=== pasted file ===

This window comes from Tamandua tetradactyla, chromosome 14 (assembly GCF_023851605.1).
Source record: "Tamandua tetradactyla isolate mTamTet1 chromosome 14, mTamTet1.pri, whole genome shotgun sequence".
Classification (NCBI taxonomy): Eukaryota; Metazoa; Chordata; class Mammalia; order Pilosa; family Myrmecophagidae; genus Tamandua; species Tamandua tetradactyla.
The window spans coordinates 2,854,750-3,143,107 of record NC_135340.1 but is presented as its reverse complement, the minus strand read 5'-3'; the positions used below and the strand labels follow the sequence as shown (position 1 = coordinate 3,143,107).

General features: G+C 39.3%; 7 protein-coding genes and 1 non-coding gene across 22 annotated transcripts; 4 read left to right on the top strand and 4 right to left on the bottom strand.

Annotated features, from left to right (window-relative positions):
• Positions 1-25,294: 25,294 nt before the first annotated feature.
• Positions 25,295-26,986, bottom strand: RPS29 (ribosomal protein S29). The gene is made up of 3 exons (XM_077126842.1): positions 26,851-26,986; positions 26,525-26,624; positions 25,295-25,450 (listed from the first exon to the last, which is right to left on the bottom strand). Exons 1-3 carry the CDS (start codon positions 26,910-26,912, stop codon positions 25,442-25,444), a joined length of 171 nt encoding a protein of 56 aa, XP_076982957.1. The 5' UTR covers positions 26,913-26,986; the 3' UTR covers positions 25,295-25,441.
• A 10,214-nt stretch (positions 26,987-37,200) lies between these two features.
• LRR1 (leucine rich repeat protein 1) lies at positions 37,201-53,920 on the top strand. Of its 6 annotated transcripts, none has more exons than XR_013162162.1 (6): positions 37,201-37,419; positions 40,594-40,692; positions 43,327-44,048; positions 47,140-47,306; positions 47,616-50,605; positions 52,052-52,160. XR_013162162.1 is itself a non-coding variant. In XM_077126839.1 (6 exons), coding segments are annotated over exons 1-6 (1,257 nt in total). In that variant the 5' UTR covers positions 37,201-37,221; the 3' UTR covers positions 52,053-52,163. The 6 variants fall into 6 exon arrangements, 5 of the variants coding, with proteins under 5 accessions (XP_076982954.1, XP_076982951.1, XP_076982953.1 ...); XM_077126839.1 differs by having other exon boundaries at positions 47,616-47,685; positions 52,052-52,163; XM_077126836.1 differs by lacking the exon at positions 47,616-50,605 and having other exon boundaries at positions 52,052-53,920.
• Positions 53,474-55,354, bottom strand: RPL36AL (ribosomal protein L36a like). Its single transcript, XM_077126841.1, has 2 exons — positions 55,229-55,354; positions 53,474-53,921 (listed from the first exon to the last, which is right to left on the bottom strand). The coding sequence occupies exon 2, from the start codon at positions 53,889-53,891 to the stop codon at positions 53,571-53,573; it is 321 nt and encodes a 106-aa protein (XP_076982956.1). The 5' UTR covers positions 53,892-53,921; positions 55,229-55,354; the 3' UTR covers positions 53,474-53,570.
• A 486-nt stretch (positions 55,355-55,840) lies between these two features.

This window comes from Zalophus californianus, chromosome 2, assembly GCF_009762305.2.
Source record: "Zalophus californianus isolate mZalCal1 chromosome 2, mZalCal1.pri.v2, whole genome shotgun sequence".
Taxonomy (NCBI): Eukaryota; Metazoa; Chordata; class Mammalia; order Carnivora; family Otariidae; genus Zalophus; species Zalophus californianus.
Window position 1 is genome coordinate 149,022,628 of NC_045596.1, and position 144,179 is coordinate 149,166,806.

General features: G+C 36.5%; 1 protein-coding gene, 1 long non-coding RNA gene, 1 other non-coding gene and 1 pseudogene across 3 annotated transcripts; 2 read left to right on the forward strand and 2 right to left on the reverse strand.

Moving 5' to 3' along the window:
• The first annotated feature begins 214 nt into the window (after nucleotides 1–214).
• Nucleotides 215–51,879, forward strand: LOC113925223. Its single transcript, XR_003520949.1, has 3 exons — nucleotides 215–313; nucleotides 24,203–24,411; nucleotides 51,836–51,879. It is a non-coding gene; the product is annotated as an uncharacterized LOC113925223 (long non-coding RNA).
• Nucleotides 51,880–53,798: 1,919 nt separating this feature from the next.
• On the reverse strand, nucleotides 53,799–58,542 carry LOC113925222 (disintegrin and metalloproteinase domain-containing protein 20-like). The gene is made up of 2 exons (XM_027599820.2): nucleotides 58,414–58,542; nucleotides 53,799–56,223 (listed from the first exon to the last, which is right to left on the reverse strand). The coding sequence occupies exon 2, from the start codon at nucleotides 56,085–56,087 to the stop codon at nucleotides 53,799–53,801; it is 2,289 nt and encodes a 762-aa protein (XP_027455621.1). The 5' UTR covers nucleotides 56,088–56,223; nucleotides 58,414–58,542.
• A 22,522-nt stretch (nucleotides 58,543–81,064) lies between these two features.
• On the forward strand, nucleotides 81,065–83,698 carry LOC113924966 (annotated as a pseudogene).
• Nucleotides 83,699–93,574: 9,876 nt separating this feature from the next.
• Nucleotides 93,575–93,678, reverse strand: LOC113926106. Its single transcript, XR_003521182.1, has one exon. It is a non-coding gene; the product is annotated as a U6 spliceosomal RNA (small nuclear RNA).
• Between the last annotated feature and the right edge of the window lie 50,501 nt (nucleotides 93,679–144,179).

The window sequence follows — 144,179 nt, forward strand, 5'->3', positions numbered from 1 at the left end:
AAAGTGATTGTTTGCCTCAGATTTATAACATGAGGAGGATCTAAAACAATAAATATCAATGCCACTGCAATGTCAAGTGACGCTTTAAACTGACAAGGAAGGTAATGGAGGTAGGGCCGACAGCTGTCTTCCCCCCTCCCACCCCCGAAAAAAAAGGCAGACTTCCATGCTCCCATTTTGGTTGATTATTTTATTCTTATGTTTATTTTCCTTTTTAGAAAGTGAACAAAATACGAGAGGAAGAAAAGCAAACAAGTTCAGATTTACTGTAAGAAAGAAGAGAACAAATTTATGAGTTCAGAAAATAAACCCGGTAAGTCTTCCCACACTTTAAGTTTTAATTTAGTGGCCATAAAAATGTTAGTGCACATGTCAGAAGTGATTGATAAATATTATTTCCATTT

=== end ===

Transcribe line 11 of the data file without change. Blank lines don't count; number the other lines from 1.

• Positions 53,474-55,354, bottom strand: RPL36AL (ribosomal protein L36a like). Its single transcript, XM_077126841.1, has 2 exons — positions 55,229-55,354; positions 53,474-53,921 (listed from the first exon to the last, which is right to left on the bottom strand). The coding sequence occupies exon 2, from the start codon at positions 53,889-53,891 to the stop codon at positions 53,571-53,573; it is 321 nt and encodes a 106-aa protein (XP_076982956.1). The 5' UTR covers positions 53,892-53,921; positions 55,229-55,354; the 3' UTR covers positions 53,474-53,570.